Section 381(d) of the California Insurance Code provides that a policy of insurance shall describe “[t]he risks insured against.” Section 383.5 then specifies that the requirements of ? 381 apply to a “certificate evidencing insurance under a master policy.” What happens when a certificate does not describe the principal risks insured against, as the certificate issued to Thurmond did not? The statute is silent, but several cases hold that the insurer may not enforce vital limitations or exclusions missing from the certificate. Espree v. Western Pioneer Insurance Co., 159 Cal.App.2d Supp. 875, 324 P.2d 749 (1958); Allstate Insurance Co. v. Dean, 269 Cal.App.2d 1, 76 Cal.Rptr. 543 (1969); see also Frieze v. West American Insurance Co., 188 F.2d 331 (8th Cir.1951). Although these cases are the centerpiece of Thurmond’s argument and the district court’s holding, Liberty Mutual ignored them until its reply brief, effectively conceding that if they supply the governing rule, it loses. A litigant wanting to challenge the core of the district court’s holding must do so in its opening brief and not hold its fire until after the appellee has filed its only brief. Bloyer v. Peters, 5 F.3d 1093, 1093 (7th Cir.1993); Wilson v. O’Leary, 895 F.2d 378, 384 (7th Cir.1990). Liberty Mutual similarly has forfeited the argument, made on appeal for the first time in this long-running litigation, that Thurmond’s knowledge of the master policy’s scope precludes the application of Espree and Dean.
Liberty Mutual has, however, preserved its argument that an addition to the Code in 1978 changed the law. Section 384 says that every “certificate … provided as evidence of insurance” shall contain a statement “or words to the effect of: ‘This certificate … is not an insurance policy and does not amend, extend or alter the coverage afforded by the policies listed herein…. [T]he insurance afforded by the policies described herein is subject to all of the terms, exclusions and conditions of such policies.’ ” Liberty Mutual submits that the language in the certificate furnished to Thurmond satisfies this requirement and permits it to limit coverage to deadheading and bobtailing.
Section 384 supposes not only that the certificate describes the general nature of the coverage, making it appropriate to rely on the full policy for the details, but also that there is a policy, ready to be consulted by a person seeking to know the full terms. The certificate sent to Thurmond was so misleading that the contents of the master policy cannot be called details or elaborations. What is more, someone wanting to consult Liberty Mutual’s master policy in October 1985 would not have had much success, for, although the insurance had been bound, the policy had not been issued. There was no formal “policy” until the spring of 1986. As of the date of the accident, the certificate was the policy, rather than just evidence of coverage under some more elaborate document. Liberty Mutual simply ignores this problem. Section 384 therefore does it no good, and we need not speculate whether the courts of California would conclude that this law overturns the holdings of Espree, Dean, and similar cases.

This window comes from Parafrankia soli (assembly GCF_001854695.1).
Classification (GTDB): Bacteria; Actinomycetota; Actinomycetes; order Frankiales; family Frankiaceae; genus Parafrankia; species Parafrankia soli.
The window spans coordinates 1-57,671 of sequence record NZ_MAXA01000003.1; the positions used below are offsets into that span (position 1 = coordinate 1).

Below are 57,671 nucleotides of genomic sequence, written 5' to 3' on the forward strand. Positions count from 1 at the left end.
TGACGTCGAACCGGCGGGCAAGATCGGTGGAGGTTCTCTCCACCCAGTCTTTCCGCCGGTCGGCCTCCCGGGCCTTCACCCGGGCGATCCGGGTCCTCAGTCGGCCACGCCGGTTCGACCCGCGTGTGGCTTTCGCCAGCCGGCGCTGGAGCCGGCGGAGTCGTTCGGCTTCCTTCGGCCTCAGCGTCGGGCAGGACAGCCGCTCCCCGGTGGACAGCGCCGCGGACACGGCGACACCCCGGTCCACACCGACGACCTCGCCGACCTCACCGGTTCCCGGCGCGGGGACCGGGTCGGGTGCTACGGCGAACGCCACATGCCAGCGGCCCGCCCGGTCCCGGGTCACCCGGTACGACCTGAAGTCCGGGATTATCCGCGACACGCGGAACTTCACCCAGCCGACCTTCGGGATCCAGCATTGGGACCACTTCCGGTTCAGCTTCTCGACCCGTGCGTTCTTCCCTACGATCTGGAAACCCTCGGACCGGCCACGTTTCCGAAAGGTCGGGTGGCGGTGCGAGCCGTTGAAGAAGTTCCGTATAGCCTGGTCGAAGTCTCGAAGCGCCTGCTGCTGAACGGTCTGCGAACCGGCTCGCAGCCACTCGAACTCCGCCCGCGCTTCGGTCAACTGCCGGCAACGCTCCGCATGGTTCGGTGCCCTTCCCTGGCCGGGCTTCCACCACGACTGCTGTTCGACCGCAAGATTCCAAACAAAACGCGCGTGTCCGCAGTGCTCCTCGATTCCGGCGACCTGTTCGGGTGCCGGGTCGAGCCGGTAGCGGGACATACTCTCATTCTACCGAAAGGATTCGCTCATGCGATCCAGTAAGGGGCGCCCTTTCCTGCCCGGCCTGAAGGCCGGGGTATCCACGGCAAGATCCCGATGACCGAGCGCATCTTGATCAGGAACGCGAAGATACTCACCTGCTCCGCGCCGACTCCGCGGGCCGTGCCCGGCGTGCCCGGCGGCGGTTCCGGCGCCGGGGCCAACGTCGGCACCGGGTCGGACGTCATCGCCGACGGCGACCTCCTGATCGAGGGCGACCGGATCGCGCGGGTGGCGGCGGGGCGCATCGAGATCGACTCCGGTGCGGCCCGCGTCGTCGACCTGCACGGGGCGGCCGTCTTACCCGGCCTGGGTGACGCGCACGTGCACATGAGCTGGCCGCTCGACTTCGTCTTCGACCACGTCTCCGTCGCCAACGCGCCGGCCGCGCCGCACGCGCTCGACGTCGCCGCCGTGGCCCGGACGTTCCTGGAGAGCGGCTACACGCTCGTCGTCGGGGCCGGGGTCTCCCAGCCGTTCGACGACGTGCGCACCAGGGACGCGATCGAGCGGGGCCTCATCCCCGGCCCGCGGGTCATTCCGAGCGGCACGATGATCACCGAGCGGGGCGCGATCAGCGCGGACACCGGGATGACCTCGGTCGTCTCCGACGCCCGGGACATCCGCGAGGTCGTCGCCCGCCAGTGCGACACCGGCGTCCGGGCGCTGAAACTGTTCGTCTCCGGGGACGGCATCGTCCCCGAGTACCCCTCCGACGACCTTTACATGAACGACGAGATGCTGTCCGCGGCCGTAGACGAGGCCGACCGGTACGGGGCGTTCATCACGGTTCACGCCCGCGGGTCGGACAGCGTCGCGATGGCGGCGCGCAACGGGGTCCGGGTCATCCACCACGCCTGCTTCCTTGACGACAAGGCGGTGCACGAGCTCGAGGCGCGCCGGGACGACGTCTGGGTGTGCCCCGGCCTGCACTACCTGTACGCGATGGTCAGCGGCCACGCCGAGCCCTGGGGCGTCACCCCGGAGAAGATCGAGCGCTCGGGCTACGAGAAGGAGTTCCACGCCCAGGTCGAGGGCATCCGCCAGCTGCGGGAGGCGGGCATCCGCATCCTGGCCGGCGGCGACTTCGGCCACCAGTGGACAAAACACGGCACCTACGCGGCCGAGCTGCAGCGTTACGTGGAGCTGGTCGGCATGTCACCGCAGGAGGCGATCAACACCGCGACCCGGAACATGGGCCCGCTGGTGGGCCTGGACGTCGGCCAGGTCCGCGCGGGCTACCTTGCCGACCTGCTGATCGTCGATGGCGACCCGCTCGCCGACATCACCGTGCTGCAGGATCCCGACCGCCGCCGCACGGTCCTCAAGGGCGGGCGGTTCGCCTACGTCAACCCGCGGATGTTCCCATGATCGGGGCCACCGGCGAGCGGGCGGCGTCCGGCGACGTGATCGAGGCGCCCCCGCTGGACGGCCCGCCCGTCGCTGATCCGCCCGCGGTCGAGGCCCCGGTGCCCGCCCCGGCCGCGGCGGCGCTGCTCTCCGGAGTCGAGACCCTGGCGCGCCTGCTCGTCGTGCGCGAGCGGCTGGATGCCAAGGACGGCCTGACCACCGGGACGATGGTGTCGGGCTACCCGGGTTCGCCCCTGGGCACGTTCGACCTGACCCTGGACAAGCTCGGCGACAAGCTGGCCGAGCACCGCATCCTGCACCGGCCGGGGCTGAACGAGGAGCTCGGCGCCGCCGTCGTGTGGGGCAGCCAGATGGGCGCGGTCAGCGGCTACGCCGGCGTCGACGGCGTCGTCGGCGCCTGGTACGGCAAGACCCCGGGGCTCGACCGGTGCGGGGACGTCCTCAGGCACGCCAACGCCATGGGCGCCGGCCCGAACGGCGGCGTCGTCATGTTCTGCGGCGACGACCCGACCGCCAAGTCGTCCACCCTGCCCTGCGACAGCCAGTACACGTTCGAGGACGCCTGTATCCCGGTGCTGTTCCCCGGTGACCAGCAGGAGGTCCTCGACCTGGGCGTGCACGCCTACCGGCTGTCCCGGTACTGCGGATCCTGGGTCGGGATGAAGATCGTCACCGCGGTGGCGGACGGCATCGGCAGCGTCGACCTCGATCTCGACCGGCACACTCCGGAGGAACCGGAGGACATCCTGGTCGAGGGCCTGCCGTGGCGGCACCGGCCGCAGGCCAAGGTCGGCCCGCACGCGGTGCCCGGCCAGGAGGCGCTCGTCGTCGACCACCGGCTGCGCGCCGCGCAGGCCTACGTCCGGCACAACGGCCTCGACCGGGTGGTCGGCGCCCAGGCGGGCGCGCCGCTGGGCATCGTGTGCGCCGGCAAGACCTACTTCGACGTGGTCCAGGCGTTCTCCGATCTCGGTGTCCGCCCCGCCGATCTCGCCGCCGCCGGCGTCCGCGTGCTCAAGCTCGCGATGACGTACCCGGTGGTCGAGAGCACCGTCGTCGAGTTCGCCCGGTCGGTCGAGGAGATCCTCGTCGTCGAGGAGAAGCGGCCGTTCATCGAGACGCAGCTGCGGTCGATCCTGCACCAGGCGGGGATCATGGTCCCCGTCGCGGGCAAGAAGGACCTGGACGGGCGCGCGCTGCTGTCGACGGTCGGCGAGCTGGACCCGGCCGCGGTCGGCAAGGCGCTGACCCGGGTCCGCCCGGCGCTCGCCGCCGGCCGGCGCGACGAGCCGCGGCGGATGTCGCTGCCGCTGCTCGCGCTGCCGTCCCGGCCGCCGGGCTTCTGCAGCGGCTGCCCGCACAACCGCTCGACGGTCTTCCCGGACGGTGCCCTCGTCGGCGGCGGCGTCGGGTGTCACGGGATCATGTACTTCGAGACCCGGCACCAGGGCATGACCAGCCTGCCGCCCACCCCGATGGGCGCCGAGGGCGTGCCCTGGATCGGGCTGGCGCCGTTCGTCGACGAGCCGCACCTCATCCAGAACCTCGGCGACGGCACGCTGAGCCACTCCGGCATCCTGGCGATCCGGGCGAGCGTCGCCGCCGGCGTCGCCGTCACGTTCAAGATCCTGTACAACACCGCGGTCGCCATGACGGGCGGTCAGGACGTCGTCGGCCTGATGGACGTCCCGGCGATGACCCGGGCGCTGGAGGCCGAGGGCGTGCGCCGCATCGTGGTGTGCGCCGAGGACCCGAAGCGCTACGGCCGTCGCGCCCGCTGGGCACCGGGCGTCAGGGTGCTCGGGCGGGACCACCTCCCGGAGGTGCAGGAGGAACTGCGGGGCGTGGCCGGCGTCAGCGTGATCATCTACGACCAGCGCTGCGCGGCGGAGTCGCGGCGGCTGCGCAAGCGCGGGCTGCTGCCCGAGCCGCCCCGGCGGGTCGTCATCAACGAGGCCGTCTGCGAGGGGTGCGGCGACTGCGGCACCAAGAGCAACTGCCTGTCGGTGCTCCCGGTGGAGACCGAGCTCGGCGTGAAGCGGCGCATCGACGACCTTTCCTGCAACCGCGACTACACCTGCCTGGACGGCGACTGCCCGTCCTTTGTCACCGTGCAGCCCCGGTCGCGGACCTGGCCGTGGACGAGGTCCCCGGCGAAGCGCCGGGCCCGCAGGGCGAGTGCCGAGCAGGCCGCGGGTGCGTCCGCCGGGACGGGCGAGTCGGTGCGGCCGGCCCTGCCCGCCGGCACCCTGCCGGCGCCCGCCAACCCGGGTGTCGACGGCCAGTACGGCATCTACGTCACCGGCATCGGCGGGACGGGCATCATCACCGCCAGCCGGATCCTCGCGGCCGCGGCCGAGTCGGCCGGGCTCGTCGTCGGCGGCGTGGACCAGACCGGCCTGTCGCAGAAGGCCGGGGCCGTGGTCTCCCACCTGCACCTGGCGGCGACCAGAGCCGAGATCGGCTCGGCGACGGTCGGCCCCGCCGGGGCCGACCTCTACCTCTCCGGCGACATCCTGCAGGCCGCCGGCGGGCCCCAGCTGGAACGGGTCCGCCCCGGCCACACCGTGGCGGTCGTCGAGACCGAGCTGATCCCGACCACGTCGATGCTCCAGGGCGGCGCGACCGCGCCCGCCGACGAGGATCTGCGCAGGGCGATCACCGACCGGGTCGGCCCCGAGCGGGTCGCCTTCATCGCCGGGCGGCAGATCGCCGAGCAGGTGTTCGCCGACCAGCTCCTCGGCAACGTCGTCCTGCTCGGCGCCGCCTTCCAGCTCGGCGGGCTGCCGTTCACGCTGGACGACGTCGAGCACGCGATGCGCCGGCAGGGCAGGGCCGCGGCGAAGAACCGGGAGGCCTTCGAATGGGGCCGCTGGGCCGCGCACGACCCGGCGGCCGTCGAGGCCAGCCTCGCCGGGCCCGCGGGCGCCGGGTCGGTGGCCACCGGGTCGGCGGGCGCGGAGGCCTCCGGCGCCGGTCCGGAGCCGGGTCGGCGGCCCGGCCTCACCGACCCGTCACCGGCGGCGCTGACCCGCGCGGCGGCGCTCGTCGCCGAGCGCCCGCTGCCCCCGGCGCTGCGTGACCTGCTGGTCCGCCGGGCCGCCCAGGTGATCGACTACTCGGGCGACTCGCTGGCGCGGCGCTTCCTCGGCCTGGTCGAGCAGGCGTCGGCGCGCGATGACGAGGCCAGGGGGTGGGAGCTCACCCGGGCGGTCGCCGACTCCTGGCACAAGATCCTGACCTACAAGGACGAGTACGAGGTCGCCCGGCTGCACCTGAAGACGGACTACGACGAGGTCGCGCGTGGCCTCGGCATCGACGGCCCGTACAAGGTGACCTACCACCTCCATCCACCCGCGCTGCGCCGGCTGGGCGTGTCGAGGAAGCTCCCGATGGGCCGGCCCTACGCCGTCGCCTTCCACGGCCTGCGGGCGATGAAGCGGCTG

All that remains is determining how much Liberty Mutual owes. The certificate and the policy agree that the limit is $500,000. The district judge nonetheless ordered Liberty Mutual to pay $517,561.28 to cover Horn’s injuries, $13,656.50 to reimburse Thurmond’s estate for the attorneys’ fees it incurred in defending the suit, and $21,099.77 for the value of the tractor and trailer. The court also awarded prejudgment interest on these sums. The court did not explain how this judgment can be reconciled with the policy. Appellees contend that Liberty Mutual has waived this contention, too, but it is hard to see what the insurer needed to do other than to inform the district judge about the cap. At one point Thurmond’s estate was arguing that Liberty Mutual’s bad faith refusal to defend the litigation justified a judgment higher than $500,000, including compensatory and punitive damages. Liberty Mutual denied that it was liable for any sum in excess of $500,000, and the estate eventually dismissed this claim by stipulation. Since the whole point of the bad-faith claim was to set up the possibility that recovery would exceed $500,000, the dismissal of the claim should have led the district court to enforce the policy’s limit.
Because the policy created separate obligations to defend and indemnify, Liberty Mutual properly may be required to reimburse Thurmond’s estate for the expense of defense. Indemnification of the estate’s loss, however, is limited to $500,000. The parties have not informed us whether, under the policy, prejudgment interest is included in the $500,000 or comes on top of it. Accordingly the judgment is vacated, and the case is remanded so that the district court may redetermine the final award consistently with this opinion.